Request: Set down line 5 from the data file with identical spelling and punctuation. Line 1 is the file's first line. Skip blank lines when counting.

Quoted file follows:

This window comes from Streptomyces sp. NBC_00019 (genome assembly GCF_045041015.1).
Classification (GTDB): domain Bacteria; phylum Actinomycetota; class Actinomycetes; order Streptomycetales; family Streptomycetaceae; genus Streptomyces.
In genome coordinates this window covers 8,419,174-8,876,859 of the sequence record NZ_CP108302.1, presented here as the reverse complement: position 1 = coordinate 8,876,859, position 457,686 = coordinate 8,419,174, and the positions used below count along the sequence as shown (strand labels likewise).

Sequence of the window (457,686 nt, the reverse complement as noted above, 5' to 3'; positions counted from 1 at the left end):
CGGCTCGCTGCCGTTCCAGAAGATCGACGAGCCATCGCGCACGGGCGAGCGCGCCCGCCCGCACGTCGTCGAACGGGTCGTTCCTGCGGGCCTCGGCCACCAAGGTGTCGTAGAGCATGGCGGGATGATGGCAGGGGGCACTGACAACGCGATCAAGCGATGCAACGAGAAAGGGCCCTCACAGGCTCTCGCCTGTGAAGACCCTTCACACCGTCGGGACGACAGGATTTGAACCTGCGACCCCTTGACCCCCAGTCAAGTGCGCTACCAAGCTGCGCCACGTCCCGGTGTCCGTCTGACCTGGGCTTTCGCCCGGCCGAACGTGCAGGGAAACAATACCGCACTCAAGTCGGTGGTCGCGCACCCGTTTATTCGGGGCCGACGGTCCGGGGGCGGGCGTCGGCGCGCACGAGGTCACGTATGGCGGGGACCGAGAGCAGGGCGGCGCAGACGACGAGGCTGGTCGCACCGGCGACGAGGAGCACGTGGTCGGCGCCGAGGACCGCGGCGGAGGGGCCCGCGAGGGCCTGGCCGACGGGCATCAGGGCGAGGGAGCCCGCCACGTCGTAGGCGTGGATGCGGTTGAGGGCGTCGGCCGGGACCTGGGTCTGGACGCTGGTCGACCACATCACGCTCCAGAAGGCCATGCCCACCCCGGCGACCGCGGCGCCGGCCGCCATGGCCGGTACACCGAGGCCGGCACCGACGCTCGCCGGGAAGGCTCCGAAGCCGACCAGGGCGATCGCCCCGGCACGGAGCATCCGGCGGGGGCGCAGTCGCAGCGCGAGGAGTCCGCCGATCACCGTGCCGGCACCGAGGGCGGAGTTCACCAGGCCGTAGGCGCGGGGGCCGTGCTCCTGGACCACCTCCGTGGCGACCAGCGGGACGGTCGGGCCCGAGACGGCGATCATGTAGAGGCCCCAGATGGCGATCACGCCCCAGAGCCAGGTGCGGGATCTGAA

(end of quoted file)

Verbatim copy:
CGGCTCGCTGCCGTTCCAGAAGATCGACGAGCCATCGCGCACGGGCGAGCGCGCCCGCCCGCACGTCGTCGAACGGGTCGTTCCTGCGGGCCTCGGCCACCAAGGTGTCGTAGAGCATGGCGGGATGATGGCAGGGGGCACTGACAACGCGATCAAGCGATGCAACGAGAAAGGGCCCTCACAGGCTCTCGCCTGTGAAGACCCTTCACACCGTCGGGACGACAGGATTTGAACCTGCGACCCCTTGACCCCCAGTCAAGTGCGCTACCAAGCTGCGCCACGTCCCGGTGTCCGTCTGACCTGGGCTTTCGCCCGGCCGAACGTGCAGGGAAACAATACCGCACTCAAGTCGGTGGTCGCGCACCCGTTTATTCGGGGCCGACGGTCCGGGGGCGGGCGTCGGCGCGCACGAGGTCACGTATGGCGGGGACCGAGAGCAGGGCGGCGCAGACGACGAGGCTGGTCGCACCGGCGACGAGGAGCACGTGGTCGGCGCCGAGGACCGCGGCGGAGGGGCCCGCGAGGGCCTGGCCGACGGGCATCAGGGCGAGGGAGCCCGCCACGTCGTAGGCGTGGATGCGGTTGAGGGCGTCGGCCGGGACCTGGGTCTGGACGCTGGTCGACCACATCACGCTCCAGAAGGCCATGCCCACCCCGGCGACCGCGGCGCCGGCCGCCATGGCCGGTACACCGAGGCCGGCACCGACGCTCGCCGGGAAGGCTCCGAAGCCGACCAGGGCGATCGCCCCGGCACGGAGCATCCGGCGGGGGCGCAGTCGCAGCGCGAGGAGTCCGCCGATCACCGTGCCGGCACCGAGGGCGGAGTTCACCAGGCCGTAGGCGCGGGGGCCGTGCTCCTGGACCACCTCCGTGGCGACCAGCGGGACGGTCGGGCCCGAGACGGCGATCATGTAGAGGCCCCAGATGGCGATCACGCCCCAGAGCCAGGTGCGGGATCTGAA